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Finally! This Site Shames Hotels with Lousy Wi-Fi

One of the great annoyances of hotel stays today is that although nearly all properties boldly advertise they have Wi-Fi, not all of them prove to be truly high-speed once you check in. The signal may be too weak in parts of the building, the bandwidth may be clogged at night with other guests binge-watching Hulu, or the standard speed may only be good enough for the most basic e-mail functions but not streaming video or downloading.

Yet the hotel still gets away with claiming Wi-Fi as an amenity. If the hot water only drizzled of the shower head at a trickle, how long do you think the place would stay in business? Despite the fact that failing to get online can ruin a stay as surely as a cold shower, lousy Wi-Fi never gets called out for the rip-off it is.

Until now. A new website,, aims to be a compendium of shame and glory for hotel Internet speeds. It collects ratings by asking current guests to perform a speed test from their rooms using buttons on the screen. It's a little like one of those gas price apps in that its success and usefulness will depend on whether customers are willing to take a moment to contribute current information. The major cities have been collecting information since October; New York lists 155 hotels, San Francisco has 32 right now. And—no surprise—nearly every property is underperforming to its bandwidth expectation.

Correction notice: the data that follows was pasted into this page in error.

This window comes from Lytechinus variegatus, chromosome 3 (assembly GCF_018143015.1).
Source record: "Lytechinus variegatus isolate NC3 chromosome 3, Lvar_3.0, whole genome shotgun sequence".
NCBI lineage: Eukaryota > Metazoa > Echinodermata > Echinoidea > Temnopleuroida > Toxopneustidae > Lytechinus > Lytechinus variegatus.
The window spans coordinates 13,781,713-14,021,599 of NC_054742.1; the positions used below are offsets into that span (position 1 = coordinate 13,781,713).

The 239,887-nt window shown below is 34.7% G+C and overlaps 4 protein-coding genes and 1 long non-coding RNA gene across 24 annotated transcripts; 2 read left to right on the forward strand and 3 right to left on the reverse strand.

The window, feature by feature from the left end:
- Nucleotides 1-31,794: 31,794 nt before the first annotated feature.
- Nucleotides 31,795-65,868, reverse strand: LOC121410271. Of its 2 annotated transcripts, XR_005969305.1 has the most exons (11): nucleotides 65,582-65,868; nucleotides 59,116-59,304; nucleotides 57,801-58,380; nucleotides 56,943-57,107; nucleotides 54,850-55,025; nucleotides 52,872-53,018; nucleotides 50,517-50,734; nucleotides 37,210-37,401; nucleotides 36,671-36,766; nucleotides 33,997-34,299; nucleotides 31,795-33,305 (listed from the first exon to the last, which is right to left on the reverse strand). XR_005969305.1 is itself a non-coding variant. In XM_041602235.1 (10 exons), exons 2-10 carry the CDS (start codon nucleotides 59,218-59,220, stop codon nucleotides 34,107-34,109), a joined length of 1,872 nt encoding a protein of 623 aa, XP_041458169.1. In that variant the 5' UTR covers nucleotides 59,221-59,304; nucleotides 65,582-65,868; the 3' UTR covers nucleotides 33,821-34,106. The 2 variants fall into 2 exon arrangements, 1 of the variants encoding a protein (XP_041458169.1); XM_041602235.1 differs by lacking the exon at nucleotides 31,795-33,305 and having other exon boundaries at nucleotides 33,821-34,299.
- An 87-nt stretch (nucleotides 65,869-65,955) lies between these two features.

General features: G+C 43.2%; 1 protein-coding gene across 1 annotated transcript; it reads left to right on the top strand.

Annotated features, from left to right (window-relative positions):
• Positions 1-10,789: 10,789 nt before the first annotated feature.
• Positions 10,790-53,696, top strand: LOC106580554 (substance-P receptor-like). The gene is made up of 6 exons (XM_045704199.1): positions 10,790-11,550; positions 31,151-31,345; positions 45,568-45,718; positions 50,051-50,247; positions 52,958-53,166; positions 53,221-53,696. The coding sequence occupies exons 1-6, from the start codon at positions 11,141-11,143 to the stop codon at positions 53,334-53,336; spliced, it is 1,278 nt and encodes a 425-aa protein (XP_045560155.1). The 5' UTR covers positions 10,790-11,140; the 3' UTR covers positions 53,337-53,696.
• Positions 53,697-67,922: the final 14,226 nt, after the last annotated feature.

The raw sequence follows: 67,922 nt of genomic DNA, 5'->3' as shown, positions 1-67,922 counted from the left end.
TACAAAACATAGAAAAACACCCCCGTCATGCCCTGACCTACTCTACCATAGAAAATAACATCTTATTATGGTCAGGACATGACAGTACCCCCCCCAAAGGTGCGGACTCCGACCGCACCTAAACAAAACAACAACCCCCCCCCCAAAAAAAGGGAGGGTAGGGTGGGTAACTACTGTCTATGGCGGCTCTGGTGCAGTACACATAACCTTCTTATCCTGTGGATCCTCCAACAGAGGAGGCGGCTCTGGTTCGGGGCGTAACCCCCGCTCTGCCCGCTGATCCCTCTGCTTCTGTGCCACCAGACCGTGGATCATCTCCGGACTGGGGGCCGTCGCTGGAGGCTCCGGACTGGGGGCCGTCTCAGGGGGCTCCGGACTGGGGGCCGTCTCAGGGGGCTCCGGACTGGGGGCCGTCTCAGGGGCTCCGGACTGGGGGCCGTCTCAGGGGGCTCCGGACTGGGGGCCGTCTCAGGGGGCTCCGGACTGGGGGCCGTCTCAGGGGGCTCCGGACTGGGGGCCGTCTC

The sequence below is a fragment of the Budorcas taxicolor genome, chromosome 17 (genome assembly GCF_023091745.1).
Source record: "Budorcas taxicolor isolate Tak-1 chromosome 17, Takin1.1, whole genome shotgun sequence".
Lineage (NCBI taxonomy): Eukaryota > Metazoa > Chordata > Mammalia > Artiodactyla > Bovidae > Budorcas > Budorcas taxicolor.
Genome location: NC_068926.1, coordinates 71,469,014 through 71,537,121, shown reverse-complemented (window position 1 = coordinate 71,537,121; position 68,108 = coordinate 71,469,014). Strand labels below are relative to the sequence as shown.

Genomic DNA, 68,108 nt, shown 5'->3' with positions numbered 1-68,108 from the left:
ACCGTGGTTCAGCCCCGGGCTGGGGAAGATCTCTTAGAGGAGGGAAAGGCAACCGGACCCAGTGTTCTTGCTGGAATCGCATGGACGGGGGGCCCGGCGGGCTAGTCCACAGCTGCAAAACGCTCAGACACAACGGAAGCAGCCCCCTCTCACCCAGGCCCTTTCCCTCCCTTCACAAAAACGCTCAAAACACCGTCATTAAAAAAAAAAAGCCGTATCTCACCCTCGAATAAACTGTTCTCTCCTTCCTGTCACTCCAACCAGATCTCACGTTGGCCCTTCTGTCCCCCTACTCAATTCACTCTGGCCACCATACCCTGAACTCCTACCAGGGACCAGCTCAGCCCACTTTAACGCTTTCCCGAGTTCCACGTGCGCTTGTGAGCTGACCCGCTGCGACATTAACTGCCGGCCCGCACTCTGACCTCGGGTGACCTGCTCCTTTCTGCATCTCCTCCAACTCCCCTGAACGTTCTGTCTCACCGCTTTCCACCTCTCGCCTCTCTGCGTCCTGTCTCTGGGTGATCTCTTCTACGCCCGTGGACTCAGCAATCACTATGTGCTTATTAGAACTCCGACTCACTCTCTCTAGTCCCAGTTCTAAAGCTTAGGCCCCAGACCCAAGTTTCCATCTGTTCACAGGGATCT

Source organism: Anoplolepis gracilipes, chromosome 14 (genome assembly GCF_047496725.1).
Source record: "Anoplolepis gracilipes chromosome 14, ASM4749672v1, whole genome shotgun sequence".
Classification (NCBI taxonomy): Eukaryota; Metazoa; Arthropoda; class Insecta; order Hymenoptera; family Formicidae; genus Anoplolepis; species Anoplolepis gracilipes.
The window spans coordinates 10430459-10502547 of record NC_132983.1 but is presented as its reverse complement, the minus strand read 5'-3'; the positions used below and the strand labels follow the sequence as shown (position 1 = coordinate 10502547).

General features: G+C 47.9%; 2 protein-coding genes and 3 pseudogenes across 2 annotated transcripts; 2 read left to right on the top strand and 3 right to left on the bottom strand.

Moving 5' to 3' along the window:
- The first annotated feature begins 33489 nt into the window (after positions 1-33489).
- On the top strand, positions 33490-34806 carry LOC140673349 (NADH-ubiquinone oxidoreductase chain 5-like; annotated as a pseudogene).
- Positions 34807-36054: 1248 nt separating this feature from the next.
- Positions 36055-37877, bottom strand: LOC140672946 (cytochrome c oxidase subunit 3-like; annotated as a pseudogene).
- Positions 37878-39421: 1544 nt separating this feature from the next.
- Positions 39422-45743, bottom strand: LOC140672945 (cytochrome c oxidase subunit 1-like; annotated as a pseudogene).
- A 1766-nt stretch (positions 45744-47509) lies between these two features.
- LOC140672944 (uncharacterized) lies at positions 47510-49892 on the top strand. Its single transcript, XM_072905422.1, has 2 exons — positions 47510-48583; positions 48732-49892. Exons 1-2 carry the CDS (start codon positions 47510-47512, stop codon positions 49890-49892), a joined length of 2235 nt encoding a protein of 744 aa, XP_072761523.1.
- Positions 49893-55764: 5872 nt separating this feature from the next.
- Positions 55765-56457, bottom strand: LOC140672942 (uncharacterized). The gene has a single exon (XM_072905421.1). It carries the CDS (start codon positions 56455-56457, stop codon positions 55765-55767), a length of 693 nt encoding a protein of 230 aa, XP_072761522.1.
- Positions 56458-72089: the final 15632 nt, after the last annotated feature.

But if it catches on—and the social media sharing option it provides after every report should help with that—it could be a useful force in shaming hotels into installing ample Web access. As its website explains: "...Hotels are extremely sensitive about their online presence, and will work fast to do whatever they need to do to maintain their reputation. We use this simple fact to our advantage. Bad reviews are bad for business."

There are some enhancements that could be made. For example many hotels now offer several tiers of Web access: a free, slow version for basic e-mail access (which it advertizes as "Free Wi-Fi") and a charged one quick enough for streaming (which is the one most guests expected). must catch up with the industry's new revenue stream and figure out a way to convey variations in throttled service. 



You can follow Jason (@bastable) and Frommers (@Frommers) on Twitter.